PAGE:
Friday, February 11, 2011

Indians in Leo Politi's SONG OF THE SWALLOWS

Among the Caldecott Medal books I studied for my presentation at the Children's Literature Symposium at Florida State University-Sarasota last week is Leo Politi's Song of the Swallows. It won the Caldecott in 1950.

Cover and publisher's synopsis:

Every summer, the swallows leave San Juan Capistrano and fly far away, to a peaceful green island — but they always come back in the spring, on St. Joseph's Day. Juan loves las golondrinas, and so does his friend, Julian, the gardener at the mission.

This year, Juan plants a garden in his own yard. There's nothing he wants more than for the swallows to nest there. And on St. Joseph's Day, his dream comes true.




Based on comments and reviews at Amazon, Library Thing, Goodreads and similar sites, readers respond positively to the story. In fact, the story of the swallows is something that I, too, could respond positively to, but I'm continually pulled out of the story by what I know about the history of the missions.

Below, my analysis is in italics. Summary and quotes from the book are in plain text.

On the first page we see Juan (shown on the cover) on his way to school. To get there he goes through the gardens at the Mission and stops to speak to Julian, the Mission's bell ringer. That conversation takes place in the garden, and is shown on the second double-paged spread in the book. Juan and Julian stand in front of a statue, looking up at it. Julian tells Juan "the story of the Mission" as follows:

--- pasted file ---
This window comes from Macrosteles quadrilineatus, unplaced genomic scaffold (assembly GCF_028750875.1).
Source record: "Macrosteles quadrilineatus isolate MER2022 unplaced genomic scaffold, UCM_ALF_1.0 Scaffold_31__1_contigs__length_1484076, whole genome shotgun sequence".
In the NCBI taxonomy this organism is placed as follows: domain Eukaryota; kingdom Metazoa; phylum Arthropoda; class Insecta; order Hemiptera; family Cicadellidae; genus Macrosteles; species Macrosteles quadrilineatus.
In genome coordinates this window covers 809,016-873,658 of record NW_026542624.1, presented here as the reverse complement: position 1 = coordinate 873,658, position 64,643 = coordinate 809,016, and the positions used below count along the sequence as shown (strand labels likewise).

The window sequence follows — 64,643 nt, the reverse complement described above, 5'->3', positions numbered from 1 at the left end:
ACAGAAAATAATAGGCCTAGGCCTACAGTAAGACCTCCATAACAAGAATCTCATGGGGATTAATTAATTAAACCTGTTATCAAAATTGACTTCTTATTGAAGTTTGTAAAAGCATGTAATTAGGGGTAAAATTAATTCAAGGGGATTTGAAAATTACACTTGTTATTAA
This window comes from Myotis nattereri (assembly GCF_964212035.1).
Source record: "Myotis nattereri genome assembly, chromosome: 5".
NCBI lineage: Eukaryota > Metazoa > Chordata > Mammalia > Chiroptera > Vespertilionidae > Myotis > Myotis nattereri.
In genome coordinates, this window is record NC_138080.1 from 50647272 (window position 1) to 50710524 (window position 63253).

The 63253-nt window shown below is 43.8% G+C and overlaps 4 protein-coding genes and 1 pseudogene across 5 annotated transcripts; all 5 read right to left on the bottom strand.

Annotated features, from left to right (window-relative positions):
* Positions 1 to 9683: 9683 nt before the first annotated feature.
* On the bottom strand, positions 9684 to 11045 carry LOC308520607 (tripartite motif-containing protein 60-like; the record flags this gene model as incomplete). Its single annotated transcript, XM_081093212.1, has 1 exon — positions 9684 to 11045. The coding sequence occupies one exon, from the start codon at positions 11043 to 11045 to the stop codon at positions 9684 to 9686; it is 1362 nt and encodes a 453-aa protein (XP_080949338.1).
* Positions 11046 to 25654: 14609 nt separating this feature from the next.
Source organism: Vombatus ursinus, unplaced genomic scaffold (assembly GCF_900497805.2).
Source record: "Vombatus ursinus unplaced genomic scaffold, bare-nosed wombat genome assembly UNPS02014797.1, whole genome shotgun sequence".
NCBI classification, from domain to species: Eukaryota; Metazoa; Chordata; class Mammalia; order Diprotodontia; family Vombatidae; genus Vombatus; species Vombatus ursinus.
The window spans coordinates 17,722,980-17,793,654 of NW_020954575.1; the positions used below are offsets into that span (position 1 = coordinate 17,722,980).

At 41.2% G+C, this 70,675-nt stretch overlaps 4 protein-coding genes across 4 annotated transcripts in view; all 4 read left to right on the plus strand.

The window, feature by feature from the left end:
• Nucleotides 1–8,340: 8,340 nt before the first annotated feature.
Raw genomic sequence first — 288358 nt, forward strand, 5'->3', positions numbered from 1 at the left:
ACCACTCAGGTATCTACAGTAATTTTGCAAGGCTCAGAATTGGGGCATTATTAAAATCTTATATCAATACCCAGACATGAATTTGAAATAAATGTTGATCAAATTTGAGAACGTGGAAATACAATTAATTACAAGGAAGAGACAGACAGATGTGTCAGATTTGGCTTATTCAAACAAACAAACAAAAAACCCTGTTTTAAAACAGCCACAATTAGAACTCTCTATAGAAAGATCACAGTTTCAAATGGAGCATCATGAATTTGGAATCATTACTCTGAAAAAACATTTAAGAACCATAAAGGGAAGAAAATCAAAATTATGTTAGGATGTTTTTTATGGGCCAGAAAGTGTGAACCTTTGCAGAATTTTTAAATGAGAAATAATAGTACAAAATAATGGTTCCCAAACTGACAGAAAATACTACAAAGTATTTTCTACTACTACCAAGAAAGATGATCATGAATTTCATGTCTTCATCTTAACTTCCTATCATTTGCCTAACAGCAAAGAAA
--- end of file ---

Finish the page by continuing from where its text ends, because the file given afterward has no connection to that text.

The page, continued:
"Long, long ago," Julian told him, "the good brothers of Saint Francis came to this country from across the sea. Father Junipero Serra and the brothers walked along the wild trail through the wilderness. With the help of the Indians they built many mission churches." 
For me, several of Julian's words leap out:

The "good brothers"
The "good brothers of Saint Francis" were Spanish missionaries who traveled to an area of the United States that became California. "Serra and the brothers" weren't the first ones to walk along that trail in 1776. In fact, they were there in a second attempt to set up a mission. The year before, the Indians rebelled and drove "the good brothers" out of the area, forcing the brothers to abandon their missionary work. Indian men in that area had, for several years, been fighting soldiers who raped their women. Edward D.  Castillo quotes Serra who, in 1773, wrote (emphasis mine):